Clinical Outcomes and Women's Experiences before and after the Introduction of Mifepristone into Second-Trimester Medical Abortion Services in South Africa.

PLoS ONE. 2016;11(9):e0161843 DOI 10.1371/journal.pone.0161843

 

Journal Homepage

Journal Title: PLoS ONE

ISSN: 1932-6203 (Online)

Publisher: Public Library of Science (PLoS)

LCC Subject Category: Medicine | Science

Country of publisher: United States

Language of fulltext: English

Full-text formats available: PDF, HTML, XML

 

AUTHORS

Deborah Constant
Jane Harries
Thokozile Malaba
Landon Myer
Malika Patel
Gregory Petro
Daniel Grossman

EDITORIAL INFORMATION

Peer review

Editorial Board

Instructions for authors

Time From Submission to Publication: 24 weeks

 

Abstract | Full Text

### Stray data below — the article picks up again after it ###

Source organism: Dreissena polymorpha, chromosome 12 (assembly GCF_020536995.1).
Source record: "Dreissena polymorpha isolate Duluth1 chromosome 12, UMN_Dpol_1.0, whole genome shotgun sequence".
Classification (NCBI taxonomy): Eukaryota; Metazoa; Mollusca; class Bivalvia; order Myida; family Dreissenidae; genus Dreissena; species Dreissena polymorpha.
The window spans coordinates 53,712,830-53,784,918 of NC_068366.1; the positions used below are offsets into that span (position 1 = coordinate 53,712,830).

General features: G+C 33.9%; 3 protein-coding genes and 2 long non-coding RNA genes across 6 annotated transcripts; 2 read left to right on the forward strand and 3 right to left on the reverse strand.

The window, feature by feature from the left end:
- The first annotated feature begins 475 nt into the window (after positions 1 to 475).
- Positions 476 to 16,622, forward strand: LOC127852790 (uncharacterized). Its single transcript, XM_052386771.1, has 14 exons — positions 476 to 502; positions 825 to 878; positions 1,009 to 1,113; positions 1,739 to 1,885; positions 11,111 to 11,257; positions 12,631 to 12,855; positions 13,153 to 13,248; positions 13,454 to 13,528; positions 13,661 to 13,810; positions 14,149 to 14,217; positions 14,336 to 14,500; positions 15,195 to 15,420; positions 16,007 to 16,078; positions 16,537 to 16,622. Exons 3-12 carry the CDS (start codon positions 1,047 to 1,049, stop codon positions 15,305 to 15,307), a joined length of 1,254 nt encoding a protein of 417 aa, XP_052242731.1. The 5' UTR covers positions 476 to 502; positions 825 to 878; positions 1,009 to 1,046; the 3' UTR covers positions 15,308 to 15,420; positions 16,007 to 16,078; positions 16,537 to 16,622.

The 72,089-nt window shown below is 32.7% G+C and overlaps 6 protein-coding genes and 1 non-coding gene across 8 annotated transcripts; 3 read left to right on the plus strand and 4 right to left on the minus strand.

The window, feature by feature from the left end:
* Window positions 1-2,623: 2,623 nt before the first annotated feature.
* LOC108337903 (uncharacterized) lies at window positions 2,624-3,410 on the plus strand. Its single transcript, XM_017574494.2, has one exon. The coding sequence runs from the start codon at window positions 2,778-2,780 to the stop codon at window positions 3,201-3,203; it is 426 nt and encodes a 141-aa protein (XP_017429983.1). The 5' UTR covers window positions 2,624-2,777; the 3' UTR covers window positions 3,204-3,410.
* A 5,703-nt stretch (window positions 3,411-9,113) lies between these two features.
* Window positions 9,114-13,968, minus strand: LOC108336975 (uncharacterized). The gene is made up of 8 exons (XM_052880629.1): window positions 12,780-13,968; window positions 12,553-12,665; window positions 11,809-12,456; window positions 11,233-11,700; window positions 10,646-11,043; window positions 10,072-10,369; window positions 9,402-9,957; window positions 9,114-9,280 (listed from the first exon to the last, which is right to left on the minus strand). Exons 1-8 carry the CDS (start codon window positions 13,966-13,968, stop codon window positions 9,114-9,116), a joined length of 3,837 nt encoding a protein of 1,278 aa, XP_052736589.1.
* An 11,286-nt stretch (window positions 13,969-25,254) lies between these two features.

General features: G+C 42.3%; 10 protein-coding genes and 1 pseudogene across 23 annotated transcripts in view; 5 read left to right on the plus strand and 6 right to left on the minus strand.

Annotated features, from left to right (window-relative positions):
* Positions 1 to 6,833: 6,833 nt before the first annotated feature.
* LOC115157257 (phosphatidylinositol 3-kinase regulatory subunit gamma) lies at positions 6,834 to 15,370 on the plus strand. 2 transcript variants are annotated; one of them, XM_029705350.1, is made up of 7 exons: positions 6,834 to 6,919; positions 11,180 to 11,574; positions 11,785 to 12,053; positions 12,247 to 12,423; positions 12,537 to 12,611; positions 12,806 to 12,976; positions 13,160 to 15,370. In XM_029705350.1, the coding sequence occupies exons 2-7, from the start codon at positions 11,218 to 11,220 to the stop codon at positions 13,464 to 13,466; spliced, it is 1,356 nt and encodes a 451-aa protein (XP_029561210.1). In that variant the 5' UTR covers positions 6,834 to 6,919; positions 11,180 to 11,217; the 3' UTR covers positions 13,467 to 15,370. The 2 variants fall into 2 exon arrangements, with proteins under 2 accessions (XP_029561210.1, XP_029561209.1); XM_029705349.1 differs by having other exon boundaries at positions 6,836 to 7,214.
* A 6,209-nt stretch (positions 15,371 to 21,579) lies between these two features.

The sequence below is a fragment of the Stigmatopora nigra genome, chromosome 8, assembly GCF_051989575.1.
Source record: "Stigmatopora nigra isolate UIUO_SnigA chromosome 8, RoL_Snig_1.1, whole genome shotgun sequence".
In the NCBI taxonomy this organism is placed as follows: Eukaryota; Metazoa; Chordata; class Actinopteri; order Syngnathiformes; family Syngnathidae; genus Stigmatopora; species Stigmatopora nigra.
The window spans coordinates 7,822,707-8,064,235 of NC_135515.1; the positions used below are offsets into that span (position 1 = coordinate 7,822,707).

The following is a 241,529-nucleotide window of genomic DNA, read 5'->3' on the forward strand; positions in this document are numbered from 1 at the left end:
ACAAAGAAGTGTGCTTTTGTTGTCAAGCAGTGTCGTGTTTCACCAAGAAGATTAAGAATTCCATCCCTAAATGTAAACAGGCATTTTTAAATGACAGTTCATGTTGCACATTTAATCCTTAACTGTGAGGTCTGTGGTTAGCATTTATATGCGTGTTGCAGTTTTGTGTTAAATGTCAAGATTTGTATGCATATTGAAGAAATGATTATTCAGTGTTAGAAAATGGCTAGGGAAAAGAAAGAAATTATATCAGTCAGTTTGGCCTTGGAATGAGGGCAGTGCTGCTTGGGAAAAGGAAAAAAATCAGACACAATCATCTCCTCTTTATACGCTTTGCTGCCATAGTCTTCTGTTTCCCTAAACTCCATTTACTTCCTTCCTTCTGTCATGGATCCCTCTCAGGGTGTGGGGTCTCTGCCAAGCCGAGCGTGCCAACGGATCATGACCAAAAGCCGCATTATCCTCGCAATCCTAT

OBJECTIVE:To document clinical outcomes and women's experiences following the introduction of mifepristone into South African public sector second-trimester medical abortion services, and compare with historic cohorts receiving misoprostol-only. METHODS:Repeated cross-sectional observational studies documented service delivery and experiences of women undergoing second-trimester medical abortion in public sector hospitals in the Western Cape, South Africa. Women recruited to the study in 2008 (n = 84) and 2010 (n = 58) received misoprostol only. Those recruited in 2014 (n = 208) received mifepristone and misoprostol. Consenting women were interviewed during hospitalization by study fieldworkers with respect to socio-demographic information, reproductive history, and their experiences with the abortion. Clinical details were extracted from medical charts following discharge. Telephone follow-up interviews to record delayed complications were conducted 2-4 weeks after discharge for the 2014 cohort. RESULTS:The 2014 cohort received 200 mg mifepristone, which was self-administered 24-48 hours prior to admission. For all cohorts, following hospital admission, initial misoprostol doses were generally administered vaginally: 800 mcg in the 2014 cohort and 600 mcg in the earlier cohorts. Women received subsequent doses of misoprostol 400 mcg orally every 3-4 hours until fetal expulsion. Thereafter, uterine evacuation of placental tissue was performed as needed. With one exception, all women in all cohorts expelled the fetus. Median time-to-fetal expulsion was reduced to 8.0 hours from 14.5 hours (p<0.001) in the mifepristone compared to the 2010 misoprostol-only cohort (time of fetal expulsion was not recorded in 2008). Uterine evacuation of placental tissue using curettage or vacuum aspiration was more often performed (76% vs. 58%, p<0.001) for those receiving mifepristone; major complication rates were unchanged. Hospitalization duration and extreme pain levels were reduced (p<0.001), but side effects of medication were similar or more common for the mifepristone cohort. Overall satisfaction remained unchanged (95% vs. 91%), while other acceptability measures were higher (p<0.001) for the mifepristone compared to the misoprostol-only cohorts. CONCLUSION:The introduction of a combined mifepristone-misoprostol regimen into public sector second-trimester medical abortion services in South Africa has been successful with shorter time-to-abortion events, less extreme pain and greater acceptability for women. High rates of uterine evacuation for placental tissue need to be addressed.